Professor Lipkis Composes Score for Björk’s Icelandic Film “The Juniper Tree”

The poster for the film

The poster for the film "The Juniper Tree"; Photo Courtesy of: wikipedia.org

On February 3, as part of its International Film Series, the Frank Banko Alehouse Cinema in Bethlehem screened the Icelandic film “The Juniper Tree.” 

Directed and written by Nietzchka Keene, the 1990 film features a cast of five characters, one of whom is played by the Icelandic singer-songwriter Björk

Set in medieval times, “The Juniper Tree” explores the Brothers Grimm fairy tale of the same name and tells the story of two sisters, Margit and Katla, who escape their home after their mother is burned at the stake for witchcraft. They meet Johan and his son, Jonas, who offer them shelter and protection. As the movie progresses, the sisters set up a new family unit with Johan and Jonas, until Katla’s budding witchcraft powers start to create problems. 

While the February showing was the film’s first premiere in Bethlehem, the movie has had connections to both Bethlehem and Moravian College since its initial release in 1990. 

Dr. Larry Lipkis, a professor of music at Moravian and the College’s composer in residence, played an integral part in the film’s development, composing all of its music. 

The Comenian sat down with Lipkis in order to learn more about the film, the process of composing music for film, and some of Lipkis’s other achievements. Below is an edited version of our conversation.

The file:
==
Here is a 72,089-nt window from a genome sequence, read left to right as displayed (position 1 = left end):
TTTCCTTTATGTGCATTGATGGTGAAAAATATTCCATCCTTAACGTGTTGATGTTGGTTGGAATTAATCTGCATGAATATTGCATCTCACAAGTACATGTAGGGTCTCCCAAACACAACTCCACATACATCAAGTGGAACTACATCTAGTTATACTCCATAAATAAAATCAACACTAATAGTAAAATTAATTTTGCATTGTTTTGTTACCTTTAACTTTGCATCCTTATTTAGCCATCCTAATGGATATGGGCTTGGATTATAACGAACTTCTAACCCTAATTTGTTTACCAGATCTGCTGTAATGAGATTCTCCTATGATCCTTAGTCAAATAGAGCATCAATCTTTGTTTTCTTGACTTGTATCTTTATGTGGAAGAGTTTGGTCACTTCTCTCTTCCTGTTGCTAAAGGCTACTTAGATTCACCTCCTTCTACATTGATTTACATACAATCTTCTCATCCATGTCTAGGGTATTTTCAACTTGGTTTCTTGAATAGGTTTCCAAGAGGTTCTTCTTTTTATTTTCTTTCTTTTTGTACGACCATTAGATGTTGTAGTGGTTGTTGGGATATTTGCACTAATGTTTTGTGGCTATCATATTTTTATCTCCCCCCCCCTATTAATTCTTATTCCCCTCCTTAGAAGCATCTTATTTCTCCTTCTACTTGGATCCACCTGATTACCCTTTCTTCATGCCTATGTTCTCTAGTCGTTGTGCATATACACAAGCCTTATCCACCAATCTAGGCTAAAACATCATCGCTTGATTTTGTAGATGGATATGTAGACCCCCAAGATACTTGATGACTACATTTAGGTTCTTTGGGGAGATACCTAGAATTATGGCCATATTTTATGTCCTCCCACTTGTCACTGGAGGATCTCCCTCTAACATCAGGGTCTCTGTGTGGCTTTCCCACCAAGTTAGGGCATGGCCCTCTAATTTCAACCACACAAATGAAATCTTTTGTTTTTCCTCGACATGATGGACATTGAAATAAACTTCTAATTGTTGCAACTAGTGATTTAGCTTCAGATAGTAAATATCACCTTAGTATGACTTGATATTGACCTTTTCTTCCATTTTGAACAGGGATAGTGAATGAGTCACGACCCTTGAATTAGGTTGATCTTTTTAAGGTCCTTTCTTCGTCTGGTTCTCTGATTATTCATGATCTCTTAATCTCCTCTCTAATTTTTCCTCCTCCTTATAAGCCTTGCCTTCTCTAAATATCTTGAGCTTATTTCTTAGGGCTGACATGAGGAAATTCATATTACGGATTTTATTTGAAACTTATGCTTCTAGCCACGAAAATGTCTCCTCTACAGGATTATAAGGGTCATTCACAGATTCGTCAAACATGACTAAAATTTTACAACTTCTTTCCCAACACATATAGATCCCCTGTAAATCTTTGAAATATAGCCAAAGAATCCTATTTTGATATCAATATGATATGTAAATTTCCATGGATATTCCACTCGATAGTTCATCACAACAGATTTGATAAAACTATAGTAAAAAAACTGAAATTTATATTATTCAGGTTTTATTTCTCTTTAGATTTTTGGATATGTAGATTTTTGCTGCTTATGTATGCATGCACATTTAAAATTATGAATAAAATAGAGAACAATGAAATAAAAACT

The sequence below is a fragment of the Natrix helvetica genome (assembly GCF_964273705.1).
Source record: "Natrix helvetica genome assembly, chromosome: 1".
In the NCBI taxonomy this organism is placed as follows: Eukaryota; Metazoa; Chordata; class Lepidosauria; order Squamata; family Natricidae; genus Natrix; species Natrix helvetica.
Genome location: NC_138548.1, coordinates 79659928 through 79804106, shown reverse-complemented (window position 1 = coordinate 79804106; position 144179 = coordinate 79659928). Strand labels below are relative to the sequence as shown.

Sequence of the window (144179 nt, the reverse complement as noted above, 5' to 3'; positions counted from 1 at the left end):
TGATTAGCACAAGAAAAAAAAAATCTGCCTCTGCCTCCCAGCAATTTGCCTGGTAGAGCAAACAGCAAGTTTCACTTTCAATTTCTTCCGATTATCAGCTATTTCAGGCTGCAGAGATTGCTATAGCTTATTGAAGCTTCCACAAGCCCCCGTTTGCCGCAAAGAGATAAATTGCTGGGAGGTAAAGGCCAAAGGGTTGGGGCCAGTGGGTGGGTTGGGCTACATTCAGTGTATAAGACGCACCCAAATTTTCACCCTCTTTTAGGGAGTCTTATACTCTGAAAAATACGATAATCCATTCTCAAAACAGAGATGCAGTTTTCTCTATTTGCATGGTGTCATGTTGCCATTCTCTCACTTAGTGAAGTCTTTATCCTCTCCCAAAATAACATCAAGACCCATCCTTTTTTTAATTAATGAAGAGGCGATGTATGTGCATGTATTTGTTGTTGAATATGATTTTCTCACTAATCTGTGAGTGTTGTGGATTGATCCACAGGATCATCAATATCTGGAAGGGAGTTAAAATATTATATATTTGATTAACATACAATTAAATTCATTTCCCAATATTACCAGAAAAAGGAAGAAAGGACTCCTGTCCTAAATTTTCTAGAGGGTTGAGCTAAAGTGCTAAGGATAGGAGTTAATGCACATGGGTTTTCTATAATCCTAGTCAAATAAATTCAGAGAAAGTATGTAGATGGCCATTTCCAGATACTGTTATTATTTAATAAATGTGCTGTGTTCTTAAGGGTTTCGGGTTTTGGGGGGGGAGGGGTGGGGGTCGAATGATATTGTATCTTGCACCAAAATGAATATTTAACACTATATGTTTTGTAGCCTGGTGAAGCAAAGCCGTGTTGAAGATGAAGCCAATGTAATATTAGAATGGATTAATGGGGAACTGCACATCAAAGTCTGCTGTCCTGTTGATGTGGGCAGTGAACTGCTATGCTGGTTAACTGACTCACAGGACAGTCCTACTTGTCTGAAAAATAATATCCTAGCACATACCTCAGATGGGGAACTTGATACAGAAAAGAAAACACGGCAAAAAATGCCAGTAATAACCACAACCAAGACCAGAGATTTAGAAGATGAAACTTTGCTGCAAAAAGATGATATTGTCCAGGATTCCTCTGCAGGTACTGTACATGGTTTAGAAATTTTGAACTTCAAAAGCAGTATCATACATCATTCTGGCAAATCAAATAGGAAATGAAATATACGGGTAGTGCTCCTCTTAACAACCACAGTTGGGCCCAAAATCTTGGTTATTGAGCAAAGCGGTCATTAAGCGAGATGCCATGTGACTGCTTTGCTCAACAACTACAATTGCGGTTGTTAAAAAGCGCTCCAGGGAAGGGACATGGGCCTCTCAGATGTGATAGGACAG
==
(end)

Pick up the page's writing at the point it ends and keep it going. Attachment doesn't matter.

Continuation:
How did you come across the opportunity to score for “The Juniper Tree”?

I was at UCLA as a visiting professor in 1989 and 1990 [when] the filmmaker Nietzchka Keene contacted me. Her studies were in Icelandic folklore, and she had gotten a Fulbright grant to go to Iceland to make a film based on the Grimms’ fairy tale “The Juniper Tree.” I got involved in the project after it had been filmed, work[ing] from the film’s rough cuts. I did not actually go to Iceland, unfortunately.  

What was your process like for composing the score?

I wanted to make my music integral to the film itself, which takes place in medieval Iceland. The landscape is stark. The film is in black and white, [with] very few sets and no costume changes to speak of. So, I knew I wanted to keep [the music] simple. 

Some folk songs were sung during the film. For example, Björk and the actor playing the father sang some songs, which are Icelandic folk tunes that Nietzchka introduced to them. So, I based a couple of my pieces on those songs or some variations of the songs that were already there.

Then I researched the musical instruments that may have been in Iceland at that time, some string and flute instruments. I tried to create a sound world that matched the setting and the theme of the film. I used flute, women’s voices and a wordless choir, and then a string quartet playing very simple music that did not have a lot of vibrato, so it did not sound as rich and romantic and more thin like medieval music. I also had a little bit of percussion just for the scene with the Northern Lights, but otherwise I tried to keep it very simple. 

I actually wanted there to be a little more music then wound up being in the final version [of the film.] I once said to Nietzchka, “This scene could use a little music,” and she said, ‘No, no. I want it to be silent.” She was very much into Ingmar Bergman, the Scandinavian filmmaker whose film “The Virgin Spring” is quite similar to “The Juniper Tree,” as they are both in black and white and very little music is featured. I think Nietzchka had that image and sound world in mind. She wanted to let the action and the closeups and the very harshly beautiful Icelandic landscape speak for itself without the underpinning that fills a lot of American movies.